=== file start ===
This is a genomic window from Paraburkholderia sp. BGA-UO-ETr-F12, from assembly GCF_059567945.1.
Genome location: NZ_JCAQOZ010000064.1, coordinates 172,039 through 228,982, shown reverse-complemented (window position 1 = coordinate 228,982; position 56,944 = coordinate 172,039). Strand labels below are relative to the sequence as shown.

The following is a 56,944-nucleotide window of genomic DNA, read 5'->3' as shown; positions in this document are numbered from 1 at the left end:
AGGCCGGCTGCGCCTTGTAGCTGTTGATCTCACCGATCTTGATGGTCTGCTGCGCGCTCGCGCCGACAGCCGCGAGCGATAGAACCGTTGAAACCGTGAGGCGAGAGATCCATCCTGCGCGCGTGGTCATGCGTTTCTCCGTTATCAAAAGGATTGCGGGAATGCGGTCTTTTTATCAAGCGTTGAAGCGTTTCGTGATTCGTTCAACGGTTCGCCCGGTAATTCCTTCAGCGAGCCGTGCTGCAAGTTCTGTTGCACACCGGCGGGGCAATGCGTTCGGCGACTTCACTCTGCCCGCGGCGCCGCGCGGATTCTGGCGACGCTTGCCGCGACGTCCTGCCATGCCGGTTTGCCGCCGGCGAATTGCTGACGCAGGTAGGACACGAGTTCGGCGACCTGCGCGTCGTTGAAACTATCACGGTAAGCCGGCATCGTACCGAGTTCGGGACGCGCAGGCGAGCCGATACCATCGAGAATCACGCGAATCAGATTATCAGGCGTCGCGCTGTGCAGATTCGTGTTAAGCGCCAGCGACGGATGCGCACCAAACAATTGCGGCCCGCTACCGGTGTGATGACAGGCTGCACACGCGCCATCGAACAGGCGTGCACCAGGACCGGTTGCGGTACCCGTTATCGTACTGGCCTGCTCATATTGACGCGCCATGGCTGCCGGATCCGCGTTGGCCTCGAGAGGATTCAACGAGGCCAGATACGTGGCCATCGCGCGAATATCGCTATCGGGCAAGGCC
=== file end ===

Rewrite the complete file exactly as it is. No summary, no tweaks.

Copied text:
This is a genomic window from Paraburkholderia sp. BGA-UO-ETr-F12, from assembly GCF_059567945.1.
Genome location: NZ_JCAQOZ010000064.1, coordinates 172,039 through 228,982, shown reverse-complemented (window position 1 = coordinate 228,982; position 56,944 = coordinate 172,039). Strand labels below are relative to the sequence as shown.

The following is a 56,944-nucleotide window of genomic DNA, read 5'->3' as shown; positions in this document are numbered from 1 at the left end:
AGGCCGGCTGCGCCTTGTAGCTGTTGATCTCACCGATCTTGATGGTCTGCTGCGCGCTCGCGCCGACAGCCGCGAGCGATAGAACCGTTGAAACCGTGAGGCGAGAGATCCATCCTGCGCGCGTGGTCATGCGTTTCTCCGTTATCAAAAGGATTGCGGGAATGCGGTCTTTTTATCAAGCGTTGAAGCGTTTCGTGATTCGTTCAACGGTTCGCCCGGTAATTCCTTCAGCGAGCCGTGCTGCAAGTTCTGTTGCACACCGGCGGGGCAATGCGTTCGGCGACTTCACTCTGCCCGCGGCGCCGCGCGGATTCTGGCGACGCTTGCCGCGACGTCCTGCCATGCCGGTTTGCCGCCGGCGAATTGCTGACGCAGGTAGGACACGAGTTCGGCGACCTGCGCGTCGTTGAAACTATCACGGTAAGCCGGCATCGTACCGAGTTCGGGACGCGCAGGCGAGCCGATACCATCGAGAATCACGCGAATCAGATTATCAGGCGTCGCGCTGTGCAGATTCGTGTTAAGCGCCAGCGACGGATGCGCACCAAACAATTGCGGCCCGCTACCGGTGTGATGACAGGCTGCACACGCGCCATCGAACAGGCGTGCACCAGGACCGGTTGCGGTACCCGTTATCGTACTGGCCTGCTCATATTGACGCGCCATGGCTGCCGGATCCGCGTTGGCCTCGAGAGGATTCAACGAGGCCAGATACGTGGCCATCGCGCGAATATCGCTATCGGGCAAGGCC